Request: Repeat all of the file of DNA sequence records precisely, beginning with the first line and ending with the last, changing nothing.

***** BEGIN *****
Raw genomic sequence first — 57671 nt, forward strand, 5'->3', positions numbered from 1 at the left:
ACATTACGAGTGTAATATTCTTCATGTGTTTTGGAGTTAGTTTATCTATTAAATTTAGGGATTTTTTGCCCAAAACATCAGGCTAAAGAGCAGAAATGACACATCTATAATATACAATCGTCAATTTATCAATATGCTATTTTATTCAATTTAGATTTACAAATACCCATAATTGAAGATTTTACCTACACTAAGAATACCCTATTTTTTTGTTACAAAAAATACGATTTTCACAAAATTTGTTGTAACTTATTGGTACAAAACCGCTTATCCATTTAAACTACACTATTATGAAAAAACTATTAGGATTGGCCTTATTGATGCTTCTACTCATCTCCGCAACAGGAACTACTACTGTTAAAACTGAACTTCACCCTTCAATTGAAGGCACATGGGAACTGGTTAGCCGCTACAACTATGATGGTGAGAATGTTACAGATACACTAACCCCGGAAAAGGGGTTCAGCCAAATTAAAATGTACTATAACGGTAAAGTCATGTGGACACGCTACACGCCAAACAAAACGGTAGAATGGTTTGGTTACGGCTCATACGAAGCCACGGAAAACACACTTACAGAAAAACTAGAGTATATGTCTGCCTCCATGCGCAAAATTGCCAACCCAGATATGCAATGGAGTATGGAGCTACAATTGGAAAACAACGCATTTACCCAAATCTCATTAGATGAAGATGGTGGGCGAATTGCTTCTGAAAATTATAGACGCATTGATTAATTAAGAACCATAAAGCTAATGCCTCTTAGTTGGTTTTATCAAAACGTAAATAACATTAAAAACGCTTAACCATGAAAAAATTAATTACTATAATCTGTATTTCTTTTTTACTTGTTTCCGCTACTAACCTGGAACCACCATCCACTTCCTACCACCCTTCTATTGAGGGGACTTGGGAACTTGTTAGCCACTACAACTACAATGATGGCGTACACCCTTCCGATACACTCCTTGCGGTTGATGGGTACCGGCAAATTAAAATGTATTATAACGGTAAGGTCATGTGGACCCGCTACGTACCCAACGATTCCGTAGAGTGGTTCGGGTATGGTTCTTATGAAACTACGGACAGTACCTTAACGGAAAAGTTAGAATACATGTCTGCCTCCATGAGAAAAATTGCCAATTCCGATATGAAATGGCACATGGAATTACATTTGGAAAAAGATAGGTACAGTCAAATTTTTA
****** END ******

Raw genomic sequence first — 57671 nt, forward strand, 5'->3', positions numbered from 1 at the left:
ACATTACGAGTGTAATATTCTTCATGTGTTTTGGAGTTAGTTTATCTATTAAATTTAGGGATTTTTTGCCCAAAACATCAGGCTAAAGAGCAGAAATGACACATCTATAATATACAATCGTCAATTTATCAATATGCTATTTTATTCAATTTAGATTTACAAATACCCATAATTGAAGATTTTACCTACACTAAGAATACCCTATTTTTTTGTTACAAAAAATACGATTTTCACAAAATTTGTTGTAACTTATTGGTACAAAACCGCTTATCCATTTAAACTACACTATTATGAAAAAACTATTAGGATTGGCCTTATTGATGCTTCTACTCATCTCCGCAACAGGAACTACTACTGTTAAAACTGAACTTCACCCTTCAATTGAAGGCACATGGGAACTGGTTAGCCGCTACAACTATGATGGTGAGAATGTTACAGATACACTAACCCCGGAAAAGGGGTTCAGCCAAATTAAAATGTACTATAACGGTAAAGTCATGTGGACACGCTACACGCCAAACAAAACGGTAGAATGGTTTGGTTACGGCTCATACGAAGCCACGGAAAACACACTTACAGAAAAACTAGAGTATATGTCTGCCTCCATGCGCAAAATTGCCAACCCAGATATGCAATGGAGTATGGAGCTACAATTGGAAAACAACGCATTTACCCAAATCTCATTAGATGAAGATGGTGGGCGAATTGCTTCTGAAAATTATAGACGCATTGATTAATTAAGAACCATAAAGCTAATGCCTCTTAGTTGGTTTTATCAAAACGTAAATAACATTAAAAACGCTTAACCATGAAAAAATTAATTACTATAATCTGTATTTCTTTTTTACTTGTTTCCGCTACTAACCTGGAACCACCATCCACTTCCTACCACCCTTCTATTGAGGGGACTTGGGAACTTGTTAGCCACTACAACTACAATGATGGCGTACACCCTTCCGATACACTCCTTGCGGTTGATGGGTACCGGCAAATTAAAATGTATTATAACGGTAAGGTCATGTGGACCCGCTACGTACCCAACGATTCCGTAGAGTGGTTCGGGTATGGTTCTTATGAAACTACGGACAGTACCTTAACGGAAAAGTTAGAATACATGTCTGCCTCCATGAGAAAAATTGCCAATTCCGATATGAAATGGCACATGGAATTACATTTGGAAAAAGATAGGTACAGTCAAATTTTTA